Brilliant Mistakes

Over the course of the last few weeks I've had a chance to look back and reflect on the process of writing a book. You know what I've managed to do in that time? I've reflected on the majesty of the process and reveled in the completion of a project that I dedicated over a year of my life to. Haha, back to reality. What I've actually done is focus in on the handful of mistakes I made that scream at me like a bi-polar girlfriend. I've found myself battling a bout of sleeplessness thanks to four specific mistakes, which honestly isn't a ton in the grand schemes of a 329 page book, but it's the scope of the mistakes that prevent me from comfortably counting sheep. Two of them are formatting errors that no one gives a shit about but me. They're rogue page divides. You know, the brackets that separate sharp changes in time and story. I used simple asterisks to show the divide, and I'm perfectly content with that decision. What I'm not content with is that on two occasions the asterisks decided to get high on peyote and go on a spirit journey. For whatever reason they decided to forge their own path in life and wound up one too many paragraphs away from their tribe of fellow asterisks.  

The other two mess ups are a little more egregious. In one I was describing a story about the devil himself. More specifically, I was detailing how Beelzebub decided to inhabit a crotchety old man and ruin the lives of customer service representatives everywhere. I think his goal was to get me to kill myself. And I still may at this point, because when I was trying to describe what the man's thought process was as a young adult as opposed to his old curmudgeonly self I wrote "viral" instead of "virile." That little alteration may not seem like a big deal, because in a way the old man's personality was viral in the way that his vitriol and hate spread from employee to employee like a more irritating but less permanent version of genital warts. I'm also willing to admit that by the end of the encounter I desperately prayed to be stricken with Ebola so that the conversation would stop. Bleeding from the eyes and having my brain cooked like it was stuck in a deep fat fryer is a small price to pay for a little peace and civility. Seriously, though, those two letters changed the whole context of the story that I was trying to convey. I was trying to say, "Is this the kind of chaos that the old man envisioned himself spreading as a virile young man." Now place "viral" where "virile" is and try to make sense of it. I'd honestly stick my hand in a coffee grinder filled with Tabasco sauce if you could guarantee me that my monstrous mistakes would be corrected. My viral debacle pales in comparison to my last mistake, though. I misspelled the word "retarded" in a chapter dedicated to talking shit about about the mentally handicapped. It's truly irony at its best.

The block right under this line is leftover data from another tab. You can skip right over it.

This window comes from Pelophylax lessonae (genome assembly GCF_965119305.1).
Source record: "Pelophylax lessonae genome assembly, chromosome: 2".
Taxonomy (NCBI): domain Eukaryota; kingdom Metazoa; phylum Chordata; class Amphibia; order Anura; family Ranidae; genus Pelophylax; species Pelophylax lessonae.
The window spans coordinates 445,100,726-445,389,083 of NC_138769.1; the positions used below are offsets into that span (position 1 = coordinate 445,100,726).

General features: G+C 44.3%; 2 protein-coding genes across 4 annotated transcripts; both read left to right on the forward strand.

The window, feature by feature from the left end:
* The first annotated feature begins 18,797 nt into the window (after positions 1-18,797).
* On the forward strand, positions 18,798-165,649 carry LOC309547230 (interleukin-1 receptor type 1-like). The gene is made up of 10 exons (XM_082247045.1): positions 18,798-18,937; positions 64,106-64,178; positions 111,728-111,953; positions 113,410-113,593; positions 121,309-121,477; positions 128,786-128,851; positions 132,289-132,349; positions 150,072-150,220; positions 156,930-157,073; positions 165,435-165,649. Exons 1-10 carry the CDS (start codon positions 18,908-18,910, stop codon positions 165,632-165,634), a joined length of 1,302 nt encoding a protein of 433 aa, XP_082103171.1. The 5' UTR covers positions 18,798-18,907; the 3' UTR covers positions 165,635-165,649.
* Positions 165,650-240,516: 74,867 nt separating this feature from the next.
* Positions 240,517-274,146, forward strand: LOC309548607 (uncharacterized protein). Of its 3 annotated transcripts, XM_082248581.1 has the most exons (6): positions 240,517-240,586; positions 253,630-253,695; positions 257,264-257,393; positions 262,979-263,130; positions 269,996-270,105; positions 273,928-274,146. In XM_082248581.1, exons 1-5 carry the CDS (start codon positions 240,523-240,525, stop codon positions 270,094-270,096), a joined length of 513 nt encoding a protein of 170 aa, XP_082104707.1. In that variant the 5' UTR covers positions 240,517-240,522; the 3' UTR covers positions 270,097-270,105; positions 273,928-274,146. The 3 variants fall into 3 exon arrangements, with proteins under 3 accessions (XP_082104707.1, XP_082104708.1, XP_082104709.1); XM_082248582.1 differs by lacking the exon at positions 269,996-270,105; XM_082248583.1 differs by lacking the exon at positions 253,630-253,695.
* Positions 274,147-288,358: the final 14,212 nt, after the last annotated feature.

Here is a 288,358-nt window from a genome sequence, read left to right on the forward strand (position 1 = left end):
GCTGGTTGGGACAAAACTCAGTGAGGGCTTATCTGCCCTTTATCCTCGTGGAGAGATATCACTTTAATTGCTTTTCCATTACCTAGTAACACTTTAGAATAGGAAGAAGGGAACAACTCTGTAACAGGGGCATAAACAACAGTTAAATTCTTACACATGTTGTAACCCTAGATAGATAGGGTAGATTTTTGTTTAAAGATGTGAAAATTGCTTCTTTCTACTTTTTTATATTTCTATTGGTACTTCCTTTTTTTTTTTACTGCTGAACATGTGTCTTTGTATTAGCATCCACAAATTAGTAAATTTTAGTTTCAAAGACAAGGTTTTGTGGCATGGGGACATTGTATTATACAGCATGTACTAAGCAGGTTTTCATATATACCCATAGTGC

My editor, who shall remain nameless, deserves to be accredited with an assist for the insomnia inducing assault on my intellect. I paid her little to nothing and I expect perfection because of it. Also, why the hell do we as a society have a spell check system that hasn't been updated since my sister first got her T-1000 Word Processor in 1991. The only thing that's changed about spell check in the last two decades is the addition of auto-correct. A program that ironically does more damage to the English language than NFL CB Pac Man Jones (just watch the video). All these problems initially began when I spelled the non-word "viril" and got burned by the auto-correct that brilliantly thought that changing it to viral was best. Now, you're telling me that this is progress? I rather have my misspelled word stand on its own. At least that way the meaning of the story is still in tact. Also, I don't think I'm a country mile away when I accidentally spelled the word "retarded" as "rtearded." Okay, maybe that one's on me. Why couldn't it just be any other word, though? I would be fully capable of comfortably catching some z's if I misspelled bloviate, but no, I had to be introducing a chapter that's dedicated to poking fun at special needs children and I wound up joining their ranks seven syllables into the first page.
 
What I'm trying to say is, don't ever try to do something outside the box. Never create anything, don't try to be artistic, and never attempt to better yourself. People will ultimately let you down and you'll just wind up hating yourself because of it. I just needed to get this all off of my chest. I fully acknowledge my shortcomings and I'm sure I'll eventually kill myself because of it. Thanks.